A special hours certificate is available to a premises with a licence and its purpose is to extend the permitted hours for sale to allow for entertainment of music and dancing or live music entertainment. It permits an extension up to when the music and dancing finishes or 1am at the latest. For a premises to be granted a special hours certificate, the premises must be suitable for music and dancing, or for live music.
A special hours certificate may be granted for use on;
• A particular day, or days, or the week; or
• Particular periods of the year; or
• To exclude its use of particular day or days of the year.
As a licence holder you are required to notify the chief police officer 7 days before you use the special hours certificate.
For example, you have a music and dancing event organised for Thursday 14th. You must notify the chief police officer by Thursday 7th that you are intending to use your special hours certificate on Thursday 14th and include details of the event.
A Protection Order may be applied for if you are a person who is also applying to transfer a licence into your name from someone else. The purpose of a Protection Order, is to 'protect' the current licence holder from the actions of the 'new' licence holder during the application period of the transfer application. This means, for example, if the 'new' licence holder commits an offence (such as serving intoxicating liqour to someone under the age of 18 years), it will be the 'new' licence holder who is held responsible, rather than the current licence holder.
There is no obligation to make this application if applying for a Transfer.
An application for a Protection Order will be listed within 10 days of the date of filing with the court.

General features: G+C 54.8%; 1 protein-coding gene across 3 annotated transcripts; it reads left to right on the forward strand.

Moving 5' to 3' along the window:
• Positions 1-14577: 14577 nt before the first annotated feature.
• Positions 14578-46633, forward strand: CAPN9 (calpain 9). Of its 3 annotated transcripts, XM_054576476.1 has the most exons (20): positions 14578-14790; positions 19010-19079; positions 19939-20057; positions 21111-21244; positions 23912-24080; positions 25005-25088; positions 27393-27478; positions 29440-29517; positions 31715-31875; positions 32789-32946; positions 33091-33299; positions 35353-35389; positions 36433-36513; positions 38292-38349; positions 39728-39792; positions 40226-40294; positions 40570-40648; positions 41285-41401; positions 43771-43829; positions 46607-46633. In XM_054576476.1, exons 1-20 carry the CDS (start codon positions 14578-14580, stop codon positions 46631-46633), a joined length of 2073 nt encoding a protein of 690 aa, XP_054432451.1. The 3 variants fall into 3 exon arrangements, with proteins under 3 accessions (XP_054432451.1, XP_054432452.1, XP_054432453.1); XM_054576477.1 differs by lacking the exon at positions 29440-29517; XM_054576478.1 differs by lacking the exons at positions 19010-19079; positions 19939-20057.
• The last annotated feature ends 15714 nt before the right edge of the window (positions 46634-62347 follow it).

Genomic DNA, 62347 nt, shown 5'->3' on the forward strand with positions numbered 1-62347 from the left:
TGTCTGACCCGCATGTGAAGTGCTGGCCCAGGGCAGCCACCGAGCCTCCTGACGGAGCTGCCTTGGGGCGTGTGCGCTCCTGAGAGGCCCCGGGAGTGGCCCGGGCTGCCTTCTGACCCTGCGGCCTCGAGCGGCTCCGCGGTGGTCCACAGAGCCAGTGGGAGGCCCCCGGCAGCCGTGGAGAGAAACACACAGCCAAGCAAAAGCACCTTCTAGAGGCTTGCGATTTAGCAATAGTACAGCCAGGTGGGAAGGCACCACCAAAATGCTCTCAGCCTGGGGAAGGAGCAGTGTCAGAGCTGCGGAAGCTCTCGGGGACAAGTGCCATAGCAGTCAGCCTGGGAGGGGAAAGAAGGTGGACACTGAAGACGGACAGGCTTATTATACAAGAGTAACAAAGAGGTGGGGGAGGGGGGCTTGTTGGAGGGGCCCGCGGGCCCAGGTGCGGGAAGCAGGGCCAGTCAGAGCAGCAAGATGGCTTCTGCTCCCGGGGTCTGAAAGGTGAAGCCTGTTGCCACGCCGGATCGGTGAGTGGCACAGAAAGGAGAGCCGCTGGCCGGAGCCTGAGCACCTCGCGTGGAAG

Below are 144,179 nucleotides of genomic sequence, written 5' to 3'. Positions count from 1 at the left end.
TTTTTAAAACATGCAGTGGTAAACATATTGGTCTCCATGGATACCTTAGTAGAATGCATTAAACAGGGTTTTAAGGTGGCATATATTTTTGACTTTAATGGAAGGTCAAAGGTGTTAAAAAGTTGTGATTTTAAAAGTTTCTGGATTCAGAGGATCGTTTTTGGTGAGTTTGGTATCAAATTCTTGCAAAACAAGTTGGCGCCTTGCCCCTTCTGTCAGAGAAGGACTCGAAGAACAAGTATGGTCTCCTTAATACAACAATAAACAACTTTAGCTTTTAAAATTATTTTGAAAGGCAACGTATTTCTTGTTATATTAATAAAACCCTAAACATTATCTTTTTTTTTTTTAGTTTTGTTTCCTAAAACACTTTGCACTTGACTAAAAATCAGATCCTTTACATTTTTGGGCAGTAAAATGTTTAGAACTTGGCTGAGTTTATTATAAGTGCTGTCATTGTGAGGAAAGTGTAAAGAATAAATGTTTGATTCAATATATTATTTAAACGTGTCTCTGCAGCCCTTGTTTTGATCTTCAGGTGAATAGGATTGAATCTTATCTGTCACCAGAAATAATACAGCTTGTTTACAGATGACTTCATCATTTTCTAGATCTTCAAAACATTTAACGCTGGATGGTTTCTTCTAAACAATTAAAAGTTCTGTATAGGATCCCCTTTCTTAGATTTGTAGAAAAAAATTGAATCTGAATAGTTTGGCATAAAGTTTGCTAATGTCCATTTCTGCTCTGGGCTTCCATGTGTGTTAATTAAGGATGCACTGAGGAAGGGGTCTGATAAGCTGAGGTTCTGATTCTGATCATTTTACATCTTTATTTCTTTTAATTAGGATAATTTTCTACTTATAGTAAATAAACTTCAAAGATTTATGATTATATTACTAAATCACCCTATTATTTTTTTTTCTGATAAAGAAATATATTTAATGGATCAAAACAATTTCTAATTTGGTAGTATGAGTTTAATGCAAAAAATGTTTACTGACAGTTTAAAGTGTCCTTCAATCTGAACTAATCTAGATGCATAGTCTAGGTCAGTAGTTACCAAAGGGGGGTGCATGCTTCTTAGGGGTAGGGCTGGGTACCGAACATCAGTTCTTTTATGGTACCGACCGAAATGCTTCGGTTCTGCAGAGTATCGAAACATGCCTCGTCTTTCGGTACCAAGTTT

In a number of circumstances, it is possible to transfer a Justices' Licence into the name of someone else. These are:
1. The holder of the licence has died and you are their personal representative/new tenant or occupier of the premises.
2. The holder of the licences is incapable through illness or other infirmity of carrying on the business under the licence and you are the assign/new tenant or occupier of the premises.
3. The holder of the licence has been adjudged bankrupt or has made a voluntary arrangement with his creditors or a trustee has been appointed under a deed of arrangement and you are the trustee of the bankrupts estate/supervisor of the voluntary arrangement/new tenant or occupier of the premises.
4. The holder of the licence has given up or is about to give up, or their representatives have given up or are about to give up, occupation of the premises and you are the new tenant or occupier of the premises.
5. The occupier of the premises, being about to quit them, has given notice of their intention not to apply for a renewal of a licence and you are the new tenant or occupier of the premises.
6. The owner of the premises, or some person on their behalf, has been granted a protection order and you are the owner or other person applying on his behalf.